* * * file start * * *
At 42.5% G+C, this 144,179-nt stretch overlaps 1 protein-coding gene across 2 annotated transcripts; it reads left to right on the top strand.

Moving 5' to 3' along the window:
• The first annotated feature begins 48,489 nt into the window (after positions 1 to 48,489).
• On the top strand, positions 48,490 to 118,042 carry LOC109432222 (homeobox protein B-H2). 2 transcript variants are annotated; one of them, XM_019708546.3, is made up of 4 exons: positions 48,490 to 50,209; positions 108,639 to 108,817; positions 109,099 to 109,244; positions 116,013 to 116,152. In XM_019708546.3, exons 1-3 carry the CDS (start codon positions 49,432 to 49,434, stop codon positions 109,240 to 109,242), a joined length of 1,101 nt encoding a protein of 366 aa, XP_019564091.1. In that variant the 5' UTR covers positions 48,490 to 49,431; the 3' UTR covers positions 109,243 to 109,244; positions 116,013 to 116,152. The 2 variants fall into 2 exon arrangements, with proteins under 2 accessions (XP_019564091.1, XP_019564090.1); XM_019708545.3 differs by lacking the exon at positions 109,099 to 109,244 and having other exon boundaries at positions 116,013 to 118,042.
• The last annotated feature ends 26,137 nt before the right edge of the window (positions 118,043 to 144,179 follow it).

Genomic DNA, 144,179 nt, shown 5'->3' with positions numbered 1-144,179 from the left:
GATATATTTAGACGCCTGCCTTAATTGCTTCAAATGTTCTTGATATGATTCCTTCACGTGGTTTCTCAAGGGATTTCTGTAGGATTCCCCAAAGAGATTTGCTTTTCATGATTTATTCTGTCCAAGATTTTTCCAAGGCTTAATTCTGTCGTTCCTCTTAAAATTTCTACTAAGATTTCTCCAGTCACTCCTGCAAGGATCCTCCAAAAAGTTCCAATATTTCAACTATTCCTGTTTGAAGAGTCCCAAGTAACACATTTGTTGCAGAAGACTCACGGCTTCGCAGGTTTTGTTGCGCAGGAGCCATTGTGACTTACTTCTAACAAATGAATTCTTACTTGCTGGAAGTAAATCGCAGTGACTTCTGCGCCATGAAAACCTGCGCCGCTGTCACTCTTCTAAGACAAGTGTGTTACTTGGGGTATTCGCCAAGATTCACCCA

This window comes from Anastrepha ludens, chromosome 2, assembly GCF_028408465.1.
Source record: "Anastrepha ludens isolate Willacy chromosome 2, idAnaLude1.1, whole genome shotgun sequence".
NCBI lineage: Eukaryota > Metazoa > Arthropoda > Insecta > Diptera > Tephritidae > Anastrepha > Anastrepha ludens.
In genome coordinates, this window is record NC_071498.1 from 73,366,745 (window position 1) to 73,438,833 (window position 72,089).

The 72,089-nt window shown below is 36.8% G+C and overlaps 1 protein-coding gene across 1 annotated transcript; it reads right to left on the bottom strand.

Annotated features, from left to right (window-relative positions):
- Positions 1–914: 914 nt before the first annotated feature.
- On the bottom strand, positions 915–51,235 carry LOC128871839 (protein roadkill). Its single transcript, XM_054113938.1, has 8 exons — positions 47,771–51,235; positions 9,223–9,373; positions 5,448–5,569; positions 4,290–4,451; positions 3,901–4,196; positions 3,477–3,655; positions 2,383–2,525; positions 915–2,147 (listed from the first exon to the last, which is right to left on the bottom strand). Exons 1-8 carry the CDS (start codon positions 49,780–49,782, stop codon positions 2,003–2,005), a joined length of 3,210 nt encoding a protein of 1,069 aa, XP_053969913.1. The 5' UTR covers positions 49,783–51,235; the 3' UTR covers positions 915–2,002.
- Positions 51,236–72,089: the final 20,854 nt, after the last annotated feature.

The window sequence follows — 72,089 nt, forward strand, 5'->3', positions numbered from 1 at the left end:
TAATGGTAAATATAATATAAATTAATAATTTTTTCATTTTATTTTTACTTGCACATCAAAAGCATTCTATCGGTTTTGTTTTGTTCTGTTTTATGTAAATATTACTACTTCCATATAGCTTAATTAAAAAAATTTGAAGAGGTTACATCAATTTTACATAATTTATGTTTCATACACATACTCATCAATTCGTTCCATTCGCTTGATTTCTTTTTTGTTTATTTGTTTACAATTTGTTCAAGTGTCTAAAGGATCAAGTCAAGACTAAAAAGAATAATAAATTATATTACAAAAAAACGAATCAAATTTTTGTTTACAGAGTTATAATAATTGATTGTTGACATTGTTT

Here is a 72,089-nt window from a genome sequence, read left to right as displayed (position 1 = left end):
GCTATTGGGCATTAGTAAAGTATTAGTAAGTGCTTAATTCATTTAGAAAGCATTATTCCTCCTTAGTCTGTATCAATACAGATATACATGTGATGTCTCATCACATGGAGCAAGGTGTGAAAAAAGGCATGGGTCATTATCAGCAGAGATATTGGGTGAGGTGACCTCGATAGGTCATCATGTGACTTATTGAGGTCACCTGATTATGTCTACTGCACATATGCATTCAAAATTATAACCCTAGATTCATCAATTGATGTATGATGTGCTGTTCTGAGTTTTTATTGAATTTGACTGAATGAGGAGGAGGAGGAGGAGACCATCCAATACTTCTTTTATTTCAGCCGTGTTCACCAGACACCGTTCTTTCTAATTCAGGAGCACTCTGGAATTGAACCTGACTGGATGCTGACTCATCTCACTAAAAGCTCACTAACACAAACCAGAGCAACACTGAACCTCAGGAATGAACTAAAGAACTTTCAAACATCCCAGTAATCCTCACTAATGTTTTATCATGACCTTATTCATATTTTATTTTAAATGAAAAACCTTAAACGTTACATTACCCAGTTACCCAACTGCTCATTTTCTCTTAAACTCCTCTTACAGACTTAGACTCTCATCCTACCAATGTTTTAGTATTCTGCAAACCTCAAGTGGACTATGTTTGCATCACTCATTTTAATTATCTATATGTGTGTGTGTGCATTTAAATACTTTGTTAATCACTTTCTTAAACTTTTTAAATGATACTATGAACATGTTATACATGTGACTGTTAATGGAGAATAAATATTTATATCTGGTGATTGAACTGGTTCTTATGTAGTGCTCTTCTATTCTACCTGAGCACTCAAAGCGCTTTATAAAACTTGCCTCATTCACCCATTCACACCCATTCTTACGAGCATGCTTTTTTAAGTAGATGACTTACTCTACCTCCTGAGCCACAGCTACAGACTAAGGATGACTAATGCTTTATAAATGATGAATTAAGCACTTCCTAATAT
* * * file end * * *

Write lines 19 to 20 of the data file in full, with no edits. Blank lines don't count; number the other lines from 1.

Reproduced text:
Here is a 72,089-nt window from a genome sequence, read left to right as displayed (position 1 = left end):
GCTATTGGGCATTAGTAAAGTATTAGTAAGTGCTTAATTCATTTAGAAAGCATTATTCCTCCTTAGTCTGTATCAATACAGATATACATGTGATGTCTCATCACATGGAGCAAGGTGTGAAAAAAGGCATGGGTCATTATCAGCAGAGATATTGGGTGAGGTGACCTCGATAGGTCATCATGTGACTTATTGAGGTCACCTGATTATGTCTACTGCACATATGCATTCAAAATTATAACCCTAGATTCATCAATTGATGTATGATGTGCTGTTCTGAGTTTTTATTGAATTTGACTGAATGAGGAGGAGGAGGAGGAGACCATCCAATACTTCTTTTATTTCAGCCGTGTTCACCAGACACCGTTCTTTCTAATTCAGGAGCACTCTGGAATTGAACCTGACTGGATGCTGACTCATCTCACTAAAAGCTCACTAACACAAACCAGAGCAACACTGAACCTCAGGAATGAACTAAAGAACTTTCAAACATCCCAGTAATCCTCACTAATGTTTTATCATGACCTTATTCATATTTTATTTTAAATGAAAAACCTTAAACGTTACATTACCCAGTTACCCAACTGCTCATTTTCTCTTAAACTCCTCTTACAGACTTAGACTCTCATCCTACCAATGTTTTAGTATTCTGCAAACCTCAAGTGGACTATGTTTGCATCACTCATTTTAATTATCTATATGTGTGTGTGTGCATTTAAATACTTTGTTAATCACTTTCTTAAACTTTTTAAATGATACTATGAACATGTTATACATGTGACTGTTAATGGAGAATAAATATTTATATCTGGTGATTGAACTGGTTCTTATGTAGTGCTCTTCTATTCTACCTGAGCACTCAAAGCGCTTTATAAAACTTGCCTCATTCACCCATTCACACCCATTCTTACGAGCATGCTTTTTTAAGTAGATGACTTACTCTACCTCCTGAGCCACAGCTACAGACTAAGGATGACTAATGCTTTATAAATGATGAATTAAGCACTTCCTAATAT